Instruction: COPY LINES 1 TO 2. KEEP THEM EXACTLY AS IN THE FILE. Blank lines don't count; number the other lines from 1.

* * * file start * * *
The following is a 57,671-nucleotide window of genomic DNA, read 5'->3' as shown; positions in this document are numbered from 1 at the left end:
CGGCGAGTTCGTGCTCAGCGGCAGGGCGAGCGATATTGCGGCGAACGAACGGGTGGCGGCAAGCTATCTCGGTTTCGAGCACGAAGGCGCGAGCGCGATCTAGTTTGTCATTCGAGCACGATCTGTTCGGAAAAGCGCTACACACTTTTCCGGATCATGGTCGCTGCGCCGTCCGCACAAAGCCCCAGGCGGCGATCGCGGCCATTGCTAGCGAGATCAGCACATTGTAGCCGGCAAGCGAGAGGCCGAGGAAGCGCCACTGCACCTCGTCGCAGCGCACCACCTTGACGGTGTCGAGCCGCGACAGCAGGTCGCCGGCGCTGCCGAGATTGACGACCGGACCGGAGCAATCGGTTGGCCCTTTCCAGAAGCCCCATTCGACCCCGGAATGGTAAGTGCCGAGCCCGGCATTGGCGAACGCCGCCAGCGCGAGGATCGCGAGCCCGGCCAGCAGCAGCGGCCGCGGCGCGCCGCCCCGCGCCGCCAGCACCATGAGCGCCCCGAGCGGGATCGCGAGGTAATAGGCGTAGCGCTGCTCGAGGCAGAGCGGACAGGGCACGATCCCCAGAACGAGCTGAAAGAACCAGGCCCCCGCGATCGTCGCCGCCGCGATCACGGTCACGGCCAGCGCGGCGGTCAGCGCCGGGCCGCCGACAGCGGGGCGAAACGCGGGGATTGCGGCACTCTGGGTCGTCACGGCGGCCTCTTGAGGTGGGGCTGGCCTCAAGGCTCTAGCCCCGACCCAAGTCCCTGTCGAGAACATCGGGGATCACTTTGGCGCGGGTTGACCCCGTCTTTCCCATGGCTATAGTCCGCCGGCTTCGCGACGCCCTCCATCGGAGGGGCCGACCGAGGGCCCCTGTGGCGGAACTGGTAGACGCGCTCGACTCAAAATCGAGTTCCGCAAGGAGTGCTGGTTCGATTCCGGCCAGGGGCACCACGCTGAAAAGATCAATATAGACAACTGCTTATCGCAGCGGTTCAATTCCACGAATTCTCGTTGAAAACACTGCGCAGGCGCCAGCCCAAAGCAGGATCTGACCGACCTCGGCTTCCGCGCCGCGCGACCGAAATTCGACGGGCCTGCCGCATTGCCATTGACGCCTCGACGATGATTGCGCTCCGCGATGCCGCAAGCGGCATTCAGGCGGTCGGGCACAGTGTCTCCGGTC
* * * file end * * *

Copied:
The following is a 57,671-nucleotide window of genomic DNA, read 5'->3' as shown; positions in this document are numbered from 1 at the left end:
CGGCGAGTTCGTGCTCAGCGGCAGGGCGAGCGATATTGCGGCGAACGAACGGGTGGCGGCAAGCTATCTCGGTTTCGAGCACGAAGGCGCGAGCGCGATCTAGTTTGTCATTCGAGCACGATCTGTTCGGAAAAGCGCTACACACTTTTCCGGATCATGGTCGCTGCGCCGTCCGCACAAAGCCCCAGGCGGCGATCGCGGCCATTGCTAGCGAGATCAGCACATTGTAGCCGGCAAGCGAGAGGCCGAGGAAGCGCCACTGCACCTCGTCGCAGCGCACCACCTTGACGGTGTCGAGCCGCGACAGCAGGTCGCCGGCGCTGCCGAGATTGACGACCGGACCGGAGCAATCGGTTGGCCCTTTCCAGAAGCCCCATTCGACCCCGGAATGGTAAGTGCCGAGCCCGGCATTGGCGAACGCCGCCAGCGCGAGGATCGCGAGCCCGGCCAGCAGCAGCGGCCGCGGCGCGCCGCCCCGCGCCGCCAGCACCATGAGCGCCCCGAGCGGGATCGCGAGGTAATAGGCGTAGCGCTGCTCGAGGCAGAGCGGACAGGGCACGATCCCCAGAACGAGCTGAAAGAACCAGGCCCCCGCGATCGTCGCCGCCGCGATCACGGTCACGGCCAGCGCGGCGGTCAGCGCCGGGCCGCCGACAGCGGGGCGAAACGCGGGGATTGCGGCACTCTGGGTCGTCACGGCGGCCTCTTGAGGTGGGGCTGGCCTCAAGGCTCTAGCCCCGACCCAAGTCCCTGTCGAGAACATCGGGGATCACTTTGGCGCGGGTTGACCCCGTCTTTCCCATGGCTATAGTCCGCCGGCTTCGCGACGCCCTCCATCGGAGGGGCCGACCGAGGGCCCCTGTGGCGGAACTGGTAGACGCGCTCGACTCAAAATCGAGTTCCGCAAGGAGTGCTGGTTCGATTCCGGCCAGGGGCACCACGCTGAAAAGATCAATATAGACAACTGCTTATCGCAGCGGTTCAATTCCACGAATTCTCGTTGAAAACACTGCGCAGGCGCCAGCCCAAAGCAGGATCTGACCGACCTCGGCTTCCGCGCCGCGCGACCGAAATTCGACGGGCCTGCCGCATTGCCATTGACGCCTCGACGATGATTGCGCTCCGCGATGCCGCAAGCGGCATTCAGGCGGTCGGGCACAGTGTCTCCGGTC